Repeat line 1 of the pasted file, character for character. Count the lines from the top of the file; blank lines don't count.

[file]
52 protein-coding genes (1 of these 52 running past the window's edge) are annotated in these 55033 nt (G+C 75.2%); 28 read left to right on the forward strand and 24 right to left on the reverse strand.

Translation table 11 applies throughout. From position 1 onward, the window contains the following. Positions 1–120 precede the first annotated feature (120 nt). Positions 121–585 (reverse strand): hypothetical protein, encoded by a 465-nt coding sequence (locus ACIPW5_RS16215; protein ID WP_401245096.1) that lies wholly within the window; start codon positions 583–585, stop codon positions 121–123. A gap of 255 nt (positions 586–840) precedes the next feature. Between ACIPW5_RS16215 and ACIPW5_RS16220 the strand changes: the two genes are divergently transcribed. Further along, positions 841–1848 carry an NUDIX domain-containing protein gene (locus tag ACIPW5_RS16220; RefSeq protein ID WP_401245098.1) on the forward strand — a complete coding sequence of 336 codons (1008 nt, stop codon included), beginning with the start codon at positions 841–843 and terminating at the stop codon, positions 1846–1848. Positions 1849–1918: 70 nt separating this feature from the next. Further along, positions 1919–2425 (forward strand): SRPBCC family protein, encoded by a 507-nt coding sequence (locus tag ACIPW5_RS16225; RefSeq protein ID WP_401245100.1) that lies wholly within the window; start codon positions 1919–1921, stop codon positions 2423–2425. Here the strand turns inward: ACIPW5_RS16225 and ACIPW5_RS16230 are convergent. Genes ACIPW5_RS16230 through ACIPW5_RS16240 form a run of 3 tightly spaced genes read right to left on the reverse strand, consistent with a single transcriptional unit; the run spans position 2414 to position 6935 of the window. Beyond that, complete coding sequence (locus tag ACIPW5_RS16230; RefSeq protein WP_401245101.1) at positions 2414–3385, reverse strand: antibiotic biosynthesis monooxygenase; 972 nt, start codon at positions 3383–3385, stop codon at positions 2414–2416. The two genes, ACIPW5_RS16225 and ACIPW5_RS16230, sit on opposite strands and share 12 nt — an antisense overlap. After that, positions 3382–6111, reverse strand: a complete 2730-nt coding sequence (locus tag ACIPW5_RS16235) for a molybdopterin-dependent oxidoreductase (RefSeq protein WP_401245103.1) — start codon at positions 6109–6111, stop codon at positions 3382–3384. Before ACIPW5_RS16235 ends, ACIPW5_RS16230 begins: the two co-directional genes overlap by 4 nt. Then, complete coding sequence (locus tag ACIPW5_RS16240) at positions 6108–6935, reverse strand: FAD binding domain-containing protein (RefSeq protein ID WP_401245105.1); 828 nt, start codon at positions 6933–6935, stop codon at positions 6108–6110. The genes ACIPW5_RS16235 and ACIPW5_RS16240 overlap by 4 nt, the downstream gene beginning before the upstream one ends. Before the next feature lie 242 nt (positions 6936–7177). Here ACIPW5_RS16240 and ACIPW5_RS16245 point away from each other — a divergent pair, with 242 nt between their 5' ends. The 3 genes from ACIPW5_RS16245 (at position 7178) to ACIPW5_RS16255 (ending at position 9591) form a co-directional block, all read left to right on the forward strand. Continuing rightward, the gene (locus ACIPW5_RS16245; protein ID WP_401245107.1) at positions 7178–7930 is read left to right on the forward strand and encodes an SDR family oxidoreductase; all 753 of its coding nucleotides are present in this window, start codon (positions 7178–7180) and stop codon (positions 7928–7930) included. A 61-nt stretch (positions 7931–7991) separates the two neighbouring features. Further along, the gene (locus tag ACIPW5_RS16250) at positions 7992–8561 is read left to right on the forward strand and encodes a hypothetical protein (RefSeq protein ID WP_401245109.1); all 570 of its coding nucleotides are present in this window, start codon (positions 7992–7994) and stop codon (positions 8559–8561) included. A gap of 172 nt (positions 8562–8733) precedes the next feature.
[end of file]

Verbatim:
52 protein-coding genes (1 of these 52 running past the window's edge) are annotated in these 55033 nt (G+C 75.2%); 28 read left to right on the forward strand and 24 right to left on the reverse strand.